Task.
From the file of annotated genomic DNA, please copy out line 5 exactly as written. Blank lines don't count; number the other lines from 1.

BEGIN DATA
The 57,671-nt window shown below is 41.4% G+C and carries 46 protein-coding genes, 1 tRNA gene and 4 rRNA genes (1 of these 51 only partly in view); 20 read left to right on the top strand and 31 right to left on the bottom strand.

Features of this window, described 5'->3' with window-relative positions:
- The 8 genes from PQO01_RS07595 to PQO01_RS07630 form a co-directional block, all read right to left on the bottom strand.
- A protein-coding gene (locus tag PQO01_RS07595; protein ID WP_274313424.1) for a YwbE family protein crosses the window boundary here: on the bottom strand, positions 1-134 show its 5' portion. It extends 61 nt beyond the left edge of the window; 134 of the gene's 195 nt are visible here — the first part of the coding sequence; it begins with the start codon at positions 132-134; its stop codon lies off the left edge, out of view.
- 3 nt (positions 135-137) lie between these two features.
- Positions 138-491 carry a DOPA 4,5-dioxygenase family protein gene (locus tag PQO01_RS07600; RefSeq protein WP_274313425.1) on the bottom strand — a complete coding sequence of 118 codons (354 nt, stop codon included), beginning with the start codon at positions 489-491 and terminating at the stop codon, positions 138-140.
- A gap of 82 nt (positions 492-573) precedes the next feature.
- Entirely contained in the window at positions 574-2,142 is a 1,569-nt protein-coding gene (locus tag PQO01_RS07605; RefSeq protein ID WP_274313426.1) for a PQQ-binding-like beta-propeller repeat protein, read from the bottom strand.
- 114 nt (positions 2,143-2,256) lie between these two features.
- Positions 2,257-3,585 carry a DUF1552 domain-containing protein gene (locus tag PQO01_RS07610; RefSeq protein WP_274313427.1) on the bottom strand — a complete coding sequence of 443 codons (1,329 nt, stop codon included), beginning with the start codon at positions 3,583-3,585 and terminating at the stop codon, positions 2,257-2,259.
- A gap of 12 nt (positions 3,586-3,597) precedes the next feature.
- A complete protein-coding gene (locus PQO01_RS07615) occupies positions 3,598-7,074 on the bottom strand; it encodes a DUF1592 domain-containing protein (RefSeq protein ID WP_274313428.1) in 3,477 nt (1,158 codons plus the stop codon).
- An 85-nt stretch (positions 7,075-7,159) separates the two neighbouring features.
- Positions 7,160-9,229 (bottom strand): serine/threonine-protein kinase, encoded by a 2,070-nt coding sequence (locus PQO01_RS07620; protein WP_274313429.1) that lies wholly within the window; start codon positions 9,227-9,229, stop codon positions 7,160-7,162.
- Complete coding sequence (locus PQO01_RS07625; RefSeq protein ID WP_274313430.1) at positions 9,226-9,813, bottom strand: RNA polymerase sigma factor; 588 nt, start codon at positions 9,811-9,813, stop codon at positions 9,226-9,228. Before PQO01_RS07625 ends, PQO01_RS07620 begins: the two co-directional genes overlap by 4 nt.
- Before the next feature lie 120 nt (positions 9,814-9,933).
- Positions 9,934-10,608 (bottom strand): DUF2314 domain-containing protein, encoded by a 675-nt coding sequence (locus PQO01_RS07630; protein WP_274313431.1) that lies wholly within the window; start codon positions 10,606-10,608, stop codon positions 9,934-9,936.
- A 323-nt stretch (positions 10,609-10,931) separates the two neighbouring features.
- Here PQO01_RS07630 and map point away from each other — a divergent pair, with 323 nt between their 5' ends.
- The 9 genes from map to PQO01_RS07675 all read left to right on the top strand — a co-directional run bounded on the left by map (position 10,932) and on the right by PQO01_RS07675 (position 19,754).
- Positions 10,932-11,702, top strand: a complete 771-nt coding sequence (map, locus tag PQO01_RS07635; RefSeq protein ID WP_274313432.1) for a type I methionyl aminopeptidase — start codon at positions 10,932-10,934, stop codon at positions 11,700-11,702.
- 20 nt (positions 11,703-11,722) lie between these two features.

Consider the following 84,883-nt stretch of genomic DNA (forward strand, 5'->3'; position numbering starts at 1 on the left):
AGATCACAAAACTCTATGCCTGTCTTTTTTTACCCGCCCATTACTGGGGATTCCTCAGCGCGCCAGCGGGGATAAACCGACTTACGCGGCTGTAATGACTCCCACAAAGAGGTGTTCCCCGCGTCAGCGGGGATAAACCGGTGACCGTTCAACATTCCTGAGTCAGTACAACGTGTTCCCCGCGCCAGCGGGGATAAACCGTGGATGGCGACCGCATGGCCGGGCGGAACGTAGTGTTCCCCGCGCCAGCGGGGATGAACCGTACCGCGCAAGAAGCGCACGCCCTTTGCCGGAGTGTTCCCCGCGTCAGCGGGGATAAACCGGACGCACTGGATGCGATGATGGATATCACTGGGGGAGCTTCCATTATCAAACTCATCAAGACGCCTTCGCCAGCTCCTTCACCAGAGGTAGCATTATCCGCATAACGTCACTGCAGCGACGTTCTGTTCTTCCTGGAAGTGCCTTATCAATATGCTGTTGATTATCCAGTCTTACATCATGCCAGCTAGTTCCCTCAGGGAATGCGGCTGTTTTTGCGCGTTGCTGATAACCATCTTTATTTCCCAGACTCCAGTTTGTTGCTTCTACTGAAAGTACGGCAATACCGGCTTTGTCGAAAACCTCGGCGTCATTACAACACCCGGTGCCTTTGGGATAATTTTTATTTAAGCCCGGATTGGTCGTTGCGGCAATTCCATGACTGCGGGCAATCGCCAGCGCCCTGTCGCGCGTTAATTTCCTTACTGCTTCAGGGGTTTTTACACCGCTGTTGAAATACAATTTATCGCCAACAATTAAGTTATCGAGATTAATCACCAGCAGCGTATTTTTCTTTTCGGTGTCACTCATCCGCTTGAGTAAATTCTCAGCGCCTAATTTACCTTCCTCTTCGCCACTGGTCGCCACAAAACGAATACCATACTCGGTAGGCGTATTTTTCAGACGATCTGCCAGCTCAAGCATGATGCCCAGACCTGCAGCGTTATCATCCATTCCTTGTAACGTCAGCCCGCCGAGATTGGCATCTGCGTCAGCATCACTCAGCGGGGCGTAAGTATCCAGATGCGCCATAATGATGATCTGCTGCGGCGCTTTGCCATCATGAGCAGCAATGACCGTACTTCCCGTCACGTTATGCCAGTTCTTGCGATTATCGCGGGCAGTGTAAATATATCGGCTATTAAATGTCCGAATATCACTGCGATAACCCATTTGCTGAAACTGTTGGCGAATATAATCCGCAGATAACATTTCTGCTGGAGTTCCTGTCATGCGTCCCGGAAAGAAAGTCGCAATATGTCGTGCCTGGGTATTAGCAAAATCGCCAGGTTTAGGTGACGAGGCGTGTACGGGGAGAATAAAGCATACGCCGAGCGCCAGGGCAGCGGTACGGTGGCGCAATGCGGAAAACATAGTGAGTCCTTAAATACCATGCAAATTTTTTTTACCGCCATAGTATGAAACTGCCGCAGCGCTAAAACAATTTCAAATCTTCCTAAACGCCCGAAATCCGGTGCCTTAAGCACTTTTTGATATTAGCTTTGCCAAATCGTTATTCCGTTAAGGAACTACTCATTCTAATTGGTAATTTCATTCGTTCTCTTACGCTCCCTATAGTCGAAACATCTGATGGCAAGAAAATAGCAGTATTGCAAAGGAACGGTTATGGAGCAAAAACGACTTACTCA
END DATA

- 3 nt (positions 135-137) lie between these two features.